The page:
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III International Conference on “Hermeneutics of Symbol, Myth and ‘Modernity of Antiquity’ in Italian Literature and the Arts from the Renaissance up to the Present Day” (Milan, Università Cattolica del Sacro Cuore, 15-16, December 2017)

 

Deadline: 24 October 2017

 

Università Cattolica del Sacro Cuore (Milano) - Katholieke Universiteit Leuven

 

War Literature and Trauma

updated: 
Wednesday, September 20, 2017 - 1:21pm
College English Association
deadline for submissions: 
Wednesday, November 1, 2017

Subject: Call for Papers: War Literature and Trauma, at CEA 2018

 

Call for Papers, War Literature and Trauma, at CEA 2018

April 5-7, 2018 | St. Petersburg, Florida

Hilton St. Petersburg Bayfront

333 1st St South, Saint Petersburg, Florida  33701 | Phone: (727) 894-5000

The College English Association, a gathering of scholar-teachers in English studies, welcomes proposals for presentations on War Literature and Trauma for our 49th annual conference. Submit your proposal at: http://cea-web.org/.

Literature and War

updated: 
Wednesday, September 20, 2017 - 1:21pm
College English Association
deadline for submissions: 
Wednesday, November 1, 2017

Subject: Call for Papers: Literature and War, at CEA 2018

 

Call for Papers, Literature and War, at CEA 2018

April 5-7, 2018 | St. Petersburg, Florida

Hilton St. Petersburg Bayfront

333 1st St South, Saint Petersburg, Florida  33701 | Phone: (727) 894-5000

The College English Association, a gathering of scholar-teachers in English studies, welcomes proposals for presentations on War Literature for our 49th annual conference. Submit your proposal to: http://cea-web.org/.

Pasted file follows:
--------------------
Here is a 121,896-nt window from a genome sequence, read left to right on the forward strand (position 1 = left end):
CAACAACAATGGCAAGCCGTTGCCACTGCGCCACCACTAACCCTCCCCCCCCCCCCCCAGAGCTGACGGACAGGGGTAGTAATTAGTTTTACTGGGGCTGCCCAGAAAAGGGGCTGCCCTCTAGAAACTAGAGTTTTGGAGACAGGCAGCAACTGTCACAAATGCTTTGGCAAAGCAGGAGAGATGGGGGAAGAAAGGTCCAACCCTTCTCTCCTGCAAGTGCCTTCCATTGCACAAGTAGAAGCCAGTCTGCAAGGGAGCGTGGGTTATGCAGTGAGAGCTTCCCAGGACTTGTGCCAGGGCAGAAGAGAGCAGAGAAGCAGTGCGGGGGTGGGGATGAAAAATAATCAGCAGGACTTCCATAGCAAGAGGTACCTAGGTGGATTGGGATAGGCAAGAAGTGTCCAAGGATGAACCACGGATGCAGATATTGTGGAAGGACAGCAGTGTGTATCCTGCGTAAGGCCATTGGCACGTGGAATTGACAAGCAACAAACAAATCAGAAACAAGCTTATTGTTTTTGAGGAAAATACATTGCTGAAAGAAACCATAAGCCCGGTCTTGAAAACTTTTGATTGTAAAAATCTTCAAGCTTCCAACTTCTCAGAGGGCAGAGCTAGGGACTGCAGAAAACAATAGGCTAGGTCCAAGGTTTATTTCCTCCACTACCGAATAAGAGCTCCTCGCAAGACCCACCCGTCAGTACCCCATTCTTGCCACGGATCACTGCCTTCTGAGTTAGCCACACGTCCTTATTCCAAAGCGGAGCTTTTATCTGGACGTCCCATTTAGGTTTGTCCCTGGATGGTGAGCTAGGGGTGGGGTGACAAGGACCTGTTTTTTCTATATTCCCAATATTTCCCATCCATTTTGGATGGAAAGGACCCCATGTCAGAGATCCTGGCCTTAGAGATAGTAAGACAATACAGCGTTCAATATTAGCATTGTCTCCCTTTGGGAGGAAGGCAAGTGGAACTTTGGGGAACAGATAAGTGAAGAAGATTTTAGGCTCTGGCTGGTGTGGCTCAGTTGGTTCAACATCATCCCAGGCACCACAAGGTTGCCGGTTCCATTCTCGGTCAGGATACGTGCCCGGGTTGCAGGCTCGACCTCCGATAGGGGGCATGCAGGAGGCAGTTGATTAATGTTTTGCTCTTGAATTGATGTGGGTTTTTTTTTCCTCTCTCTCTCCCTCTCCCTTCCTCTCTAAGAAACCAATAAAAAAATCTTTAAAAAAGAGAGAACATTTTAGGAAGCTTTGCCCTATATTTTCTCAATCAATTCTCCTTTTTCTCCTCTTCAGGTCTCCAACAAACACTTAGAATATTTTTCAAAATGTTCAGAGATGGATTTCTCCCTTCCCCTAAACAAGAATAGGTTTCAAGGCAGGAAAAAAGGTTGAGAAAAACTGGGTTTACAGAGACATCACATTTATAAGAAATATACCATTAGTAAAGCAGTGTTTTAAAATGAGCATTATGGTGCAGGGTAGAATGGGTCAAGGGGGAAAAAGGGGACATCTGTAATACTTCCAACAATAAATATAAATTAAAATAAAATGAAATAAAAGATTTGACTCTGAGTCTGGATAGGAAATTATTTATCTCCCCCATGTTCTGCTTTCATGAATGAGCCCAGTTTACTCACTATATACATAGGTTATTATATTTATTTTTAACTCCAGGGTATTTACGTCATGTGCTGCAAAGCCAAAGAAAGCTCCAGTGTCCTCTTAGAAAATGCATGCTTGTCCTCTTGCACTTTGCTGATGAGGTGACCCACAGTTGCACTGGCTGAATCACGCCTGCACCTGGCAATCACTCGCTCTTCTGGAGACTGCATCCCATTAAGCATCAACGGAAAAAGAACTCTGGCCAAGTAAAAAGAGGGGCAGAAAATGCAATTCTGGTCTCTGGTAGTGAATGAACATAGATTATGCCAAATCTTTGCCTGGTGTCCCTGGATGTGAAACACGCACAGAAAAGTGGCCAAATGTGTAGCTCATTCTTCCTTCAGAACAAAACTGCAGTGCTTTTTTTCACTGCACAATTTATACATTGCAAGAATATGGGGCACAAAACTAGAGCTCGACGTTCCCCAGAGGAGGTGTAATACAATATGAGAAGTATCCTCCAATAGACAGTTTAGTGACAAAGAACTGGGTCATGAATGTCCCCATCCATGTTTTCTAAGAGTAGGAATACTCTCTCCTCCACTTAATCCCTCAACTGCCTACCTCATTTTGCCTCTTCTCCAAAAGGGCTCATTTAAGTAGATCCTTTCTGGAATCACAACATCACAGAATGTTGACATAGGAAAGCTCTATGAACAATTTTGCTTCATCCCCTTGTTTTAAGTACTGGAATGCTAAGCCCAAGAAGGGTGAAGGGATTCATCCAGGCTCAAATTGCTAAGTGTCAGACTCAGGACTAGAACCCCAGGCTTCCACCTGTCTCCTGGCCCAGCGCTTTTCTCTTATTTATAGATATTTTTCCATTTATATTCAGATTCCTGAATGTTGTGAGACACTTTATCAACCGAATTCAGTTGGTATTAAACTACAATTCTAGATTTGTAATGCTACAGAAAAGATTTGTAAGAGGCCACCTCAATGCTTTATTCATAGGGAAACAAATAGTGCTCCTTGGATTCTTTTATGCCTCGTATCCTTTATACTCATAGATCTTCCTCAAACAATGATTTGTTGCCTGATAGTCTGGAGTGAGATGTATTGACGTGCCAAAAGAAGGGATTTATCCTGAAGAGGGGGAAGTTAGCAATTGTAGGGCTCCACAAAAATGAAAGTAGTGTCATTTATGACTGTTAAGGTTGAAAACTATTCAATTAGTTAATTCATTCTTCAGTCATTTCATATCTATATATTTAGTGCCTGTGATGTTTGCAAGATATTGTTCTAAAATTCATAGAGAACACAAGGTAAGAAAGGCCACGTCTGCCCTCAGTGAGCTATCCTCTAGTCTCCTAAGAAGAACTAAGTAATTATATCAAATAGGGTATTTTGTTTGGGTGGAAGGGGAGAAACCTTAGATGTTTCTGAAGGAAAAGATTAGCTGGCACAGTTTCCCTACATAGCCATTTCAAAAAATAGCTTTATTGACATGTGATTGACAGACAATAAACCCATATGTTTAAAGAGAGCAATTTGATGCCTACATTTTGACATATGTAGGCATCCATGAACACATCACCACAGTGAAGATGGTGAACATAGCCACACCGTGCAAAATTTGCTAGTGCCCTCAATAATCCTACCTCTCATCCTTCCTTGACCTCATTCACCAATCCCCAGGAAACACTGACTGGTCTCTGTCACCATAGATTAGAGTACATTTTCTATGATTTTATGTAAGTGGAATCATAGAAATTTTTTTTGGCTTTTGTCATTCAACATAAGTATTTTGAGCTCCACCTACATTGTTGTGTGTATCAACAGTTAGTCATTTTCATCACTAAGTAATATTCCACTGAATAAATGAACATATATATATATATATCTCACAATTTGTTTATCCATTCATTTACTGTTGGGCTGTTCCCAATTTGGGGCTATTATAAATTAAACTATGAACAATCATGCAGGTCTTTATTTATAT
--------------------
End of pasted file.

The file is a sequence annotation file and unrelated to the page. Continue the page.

Male Appropriations of the Female Form in Early Modern Literature

updated: 
Wednesday, September 20, 2017 - 1:21pm
NeMLA
deadline for submissions: 
Saturday, September 30, 2017

While his most famous crossdressing characters are women posing as men––including Rosalind from As You Like ItTwelfth Night’s Viola, and The Merchant of Venice’s Portia––William Shakespeare also twice imagines male characters posing as women: Falstaff in The Merry Wives of Windsor and the page playing Christopher Sly’s wife in The Taming of the Shrew. Male characters also pass (to varying degrees) as women in works by Sidney, Jonson, Middleton, Fletcher, and others. But while much has been made of the “squeaking” boy actors who played women’s parts on the early modern stage, very little critical attention has been paid to male characters wearing women’s weeds in early modern literature.

Post45 Graduate Symposium: March 2-3, 2018 (Yale University)

updated: 
Wednesday, September 20, 2017 - 1:21pm
Post45 Graduate Symposium
deadline for submissions: 
Wednesday, November 1, 2017